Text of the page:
Yesterday I was listening to the car radio with my teenage daughter when we began a discussion about the music she liked, and why. Since she has been taught to make polite conversation, she then asked me who my own musical influences had been. Here were the names that came to my mind:
Frank Sinatra: Mr. Sinatra was revered in our home in part because my dad had played on practically all of his records in the orchestras of Gordon Jenkins, Billy May, and Nelson Riddle. From Frank, I learned about phrasing, swing, and the importance of well-crafted lyrics.
Composer Michel Legrand: As a 10 year old girl I was hired to sing beside him on national television, and his music taught me the power of incredible melodies. Jazz pianist Bill Evans: As a young jazz pianist myself, Bill led me into a harmonic world filled with many colors and possibilities.
Chopin and Ravel: Through my classical piano studies, I discovered the emotional power and range of harmony and form.
Antonio Carlos Jobim: Upon hearing the rhythm and music of this Brazilian songwriter, I immediately grabbed my guitar to see if my fingers could channel my hidden bossa nova soul.
Peter Matz and Robert Farnon: From my developing sensibilities, I realized it was their great arrangements which made me aware of singers who I had previously ignored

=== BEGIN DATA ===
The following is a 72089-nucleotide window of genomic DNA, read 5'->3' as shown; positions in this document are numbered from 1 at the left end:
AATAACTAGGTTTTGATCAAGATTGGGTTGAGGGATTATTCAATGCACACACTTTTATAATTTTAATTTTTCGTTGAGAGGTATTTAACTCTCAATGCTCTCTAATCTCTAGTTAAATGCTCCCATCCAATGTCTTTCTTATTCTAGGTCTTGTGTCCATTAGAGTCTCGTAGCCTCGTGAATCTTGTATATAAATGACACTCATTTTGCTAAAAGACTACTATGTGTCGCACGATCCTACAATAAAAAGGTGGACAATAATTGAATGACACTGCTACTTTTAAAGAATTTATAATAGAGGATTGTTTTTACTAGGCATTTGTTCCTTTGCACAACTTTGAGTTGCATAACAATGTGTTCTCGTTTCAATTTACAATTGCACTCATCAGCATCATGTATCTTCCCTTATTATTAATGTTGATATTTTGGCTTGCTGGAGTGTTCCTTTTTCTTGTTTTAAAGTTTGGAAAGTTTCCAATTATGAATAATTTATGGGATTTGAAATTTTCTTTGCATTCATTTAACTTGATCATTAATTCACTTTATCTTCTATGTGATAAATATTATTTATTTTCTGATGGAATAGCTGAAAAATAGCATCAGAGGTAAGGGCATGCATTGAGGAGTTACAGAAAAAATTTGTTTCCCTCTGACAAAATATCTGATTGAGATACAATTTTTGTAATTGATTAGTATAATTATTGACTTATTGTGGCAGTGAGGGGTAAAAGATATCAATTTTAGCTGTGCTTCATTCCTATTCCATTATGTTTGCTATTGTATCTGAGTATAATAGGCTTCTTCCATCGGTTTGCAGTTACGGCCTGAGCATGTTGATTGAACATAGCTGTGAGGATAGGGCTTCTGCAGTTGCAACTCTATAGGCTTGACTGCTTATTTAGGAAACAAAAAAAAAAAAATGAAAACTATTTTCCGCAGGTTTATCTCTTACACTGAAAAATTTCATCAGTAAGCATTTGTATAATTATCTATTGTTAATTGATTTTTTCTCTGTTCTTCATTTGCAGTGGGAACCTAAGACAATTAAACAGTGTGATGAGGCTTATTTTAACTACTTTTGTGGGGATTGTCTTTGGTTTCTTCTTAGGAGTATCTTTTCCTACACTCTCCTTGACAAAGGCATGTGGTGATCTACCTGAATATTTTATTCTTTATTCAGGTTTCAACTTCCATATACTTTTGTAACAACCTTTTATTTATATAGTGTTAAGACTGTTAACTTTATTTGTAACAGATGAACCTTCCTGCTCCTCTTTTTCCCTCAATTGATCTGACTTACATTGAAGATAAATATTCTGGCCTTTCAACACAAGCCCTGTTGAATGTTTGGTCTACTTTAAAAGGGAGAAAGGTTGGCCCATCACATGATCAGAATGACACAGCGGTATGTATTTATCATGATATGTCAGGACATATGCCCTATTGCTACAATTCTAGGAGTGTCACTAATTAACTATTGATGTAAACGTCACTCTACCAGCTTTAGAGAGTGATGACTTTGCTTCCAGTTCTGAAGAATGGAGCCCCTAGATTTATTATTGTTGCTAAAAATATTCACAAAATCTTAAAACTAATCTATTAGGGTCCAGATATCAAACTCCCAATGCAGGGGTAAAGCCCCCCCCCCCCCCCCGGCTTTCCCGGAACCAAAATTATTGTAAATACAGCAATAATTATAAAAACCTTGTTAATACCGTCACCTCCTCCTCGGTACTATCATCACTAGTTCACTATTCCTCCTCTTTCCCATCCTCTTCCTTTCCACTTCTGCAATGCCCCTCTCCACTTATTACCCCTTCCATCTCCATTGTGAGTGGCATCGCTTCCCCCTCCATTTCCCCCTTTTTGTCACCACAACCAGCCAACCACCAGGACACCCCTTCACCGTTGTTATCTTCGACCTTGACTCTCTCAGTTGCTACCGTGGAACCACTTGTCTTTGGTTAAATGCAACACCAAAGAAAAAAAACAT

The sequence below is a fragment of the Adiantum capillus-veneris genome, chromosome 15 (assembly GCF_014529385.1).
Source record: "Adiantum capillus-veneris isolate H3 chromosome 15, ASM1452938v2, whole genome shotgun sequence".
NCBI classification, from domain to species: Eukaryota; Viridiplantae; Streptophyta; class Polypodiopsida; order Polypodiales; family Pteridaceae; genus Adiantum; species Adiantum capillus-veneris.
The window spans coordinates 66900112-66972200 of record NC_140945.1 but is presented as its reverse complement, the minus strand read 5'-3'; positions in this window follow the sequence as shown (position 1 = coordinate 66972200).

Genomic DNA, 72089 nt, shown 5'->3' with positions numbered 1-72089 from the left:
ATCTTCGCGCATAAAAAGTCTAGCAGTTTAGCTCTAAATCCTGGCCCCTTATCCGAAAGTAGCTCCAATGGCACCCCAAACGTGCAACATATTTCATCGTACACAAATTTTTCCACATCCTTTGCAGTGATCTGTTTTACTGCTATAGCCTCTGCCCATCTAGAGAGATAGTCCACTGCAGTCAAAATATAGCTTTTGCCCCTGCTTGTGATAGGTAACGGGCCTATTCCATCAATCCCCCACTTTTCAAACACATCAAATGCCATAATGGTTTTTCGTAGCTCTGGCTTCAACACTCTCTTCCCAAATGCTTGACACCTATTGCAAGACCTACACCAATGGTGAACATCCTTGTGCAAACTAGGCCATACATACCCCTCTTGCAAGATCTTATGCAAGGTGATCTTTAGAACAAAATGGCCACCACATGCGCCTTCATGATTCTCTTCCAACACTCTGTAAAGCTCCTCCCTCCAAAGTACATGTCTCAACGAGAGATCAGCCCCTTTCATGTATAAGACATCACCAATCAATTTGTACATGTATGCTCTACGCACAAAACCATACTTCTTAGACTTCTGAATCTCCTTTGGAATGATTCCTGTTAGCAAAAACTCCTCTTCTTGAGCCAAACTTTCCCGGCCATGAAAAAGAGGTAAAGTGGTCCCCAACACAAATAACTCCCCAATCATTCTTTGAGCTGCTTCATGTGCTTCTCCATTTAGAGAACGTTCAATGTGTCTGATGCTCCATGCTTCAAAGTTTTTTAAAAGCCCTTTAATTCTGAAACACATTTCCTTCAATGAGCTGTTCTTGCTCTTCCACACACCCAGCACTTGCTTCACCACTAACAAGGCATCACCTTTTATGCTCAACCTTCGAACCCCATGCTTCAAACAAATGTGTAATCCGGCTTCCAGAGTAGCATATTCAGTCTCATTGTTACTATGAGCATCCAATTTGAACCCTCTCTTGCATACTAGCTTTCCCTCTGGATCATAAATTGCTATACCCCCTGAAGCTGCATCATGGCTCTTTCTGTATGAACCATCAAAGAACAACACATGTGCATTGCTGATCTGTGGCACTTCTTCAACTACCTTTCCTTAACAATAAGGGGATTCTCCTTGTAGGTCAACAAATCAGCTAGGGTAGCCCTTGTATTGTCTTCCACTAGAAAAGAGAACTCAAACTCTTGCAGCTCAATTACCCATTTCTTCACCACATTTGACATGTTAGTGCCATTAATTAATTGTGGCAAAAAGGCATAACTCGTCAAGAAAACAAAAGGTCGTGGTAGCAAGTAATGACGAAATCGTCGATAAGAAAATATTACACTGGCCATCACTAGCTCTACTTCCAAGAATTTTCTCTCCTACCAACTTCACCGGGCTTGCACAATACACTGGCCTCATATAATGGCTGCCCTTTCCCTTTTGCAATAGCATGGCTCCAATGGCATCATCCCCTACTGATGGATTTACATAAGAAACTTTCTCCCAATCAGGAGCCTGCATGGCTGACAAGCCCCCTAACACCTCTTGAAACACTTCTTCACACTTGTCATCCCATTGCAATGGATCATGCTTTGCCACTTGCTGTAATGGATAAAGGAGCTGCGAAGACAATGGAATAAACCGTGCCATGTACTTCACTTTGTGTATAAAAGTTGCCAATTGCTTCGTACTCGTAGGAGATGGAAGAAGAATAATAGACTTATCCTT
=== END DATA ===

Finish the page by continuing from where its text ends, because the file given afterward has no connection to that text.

Johnny Mandel: When I heard his evocative film score to “The Sandpiper”, I think subconsciously my career path was set.
My daughter’s eyes glazed over—she was clearly not interested in any of this musical history. But it got me thinking—what a shame that the music of the past does not seem to speak to today’s youth with the passion and urgency that it did to me when I was girl, discovering who I was to become. In my opinion, the music of the immediate past—for the most part—is vastly superior to today’s music in almost every regard: its sophisticated and poetic lyrics, its emotional harmonies and its memorable melodies. Is there anything we can do to keep this music from being forgotten? I think an answer lies in film—biopics, to be specific.
Audiences embraced “Ray” and “Walk The Line” with perhaps no prior knowledge of Ray Charles or Johnny Cash. The films “Amadeus” (Mozart), “Lady Sings the Blues” (Billie Holiday), “What’s Love Got to Do With It?” (Tina Turner) and “Bird” (Charlie Parker) were all widely acclaimed and successful. Why? Because their stories were retold with young, popular actors using state-of-the-art recording and filmmaking techniques. And beyond that, the struggles these musical artists faced—addictions, legal and marital troubles, career highs and lows—are universal, identifiable, and timeless.
In fact, there is a whole treasure trove of film ideas in the untold stories of these icons. If their lives were dramatized using today’s technology, a whole new generation would be exposed to their music, and thus, to the musical values so sorely missing today.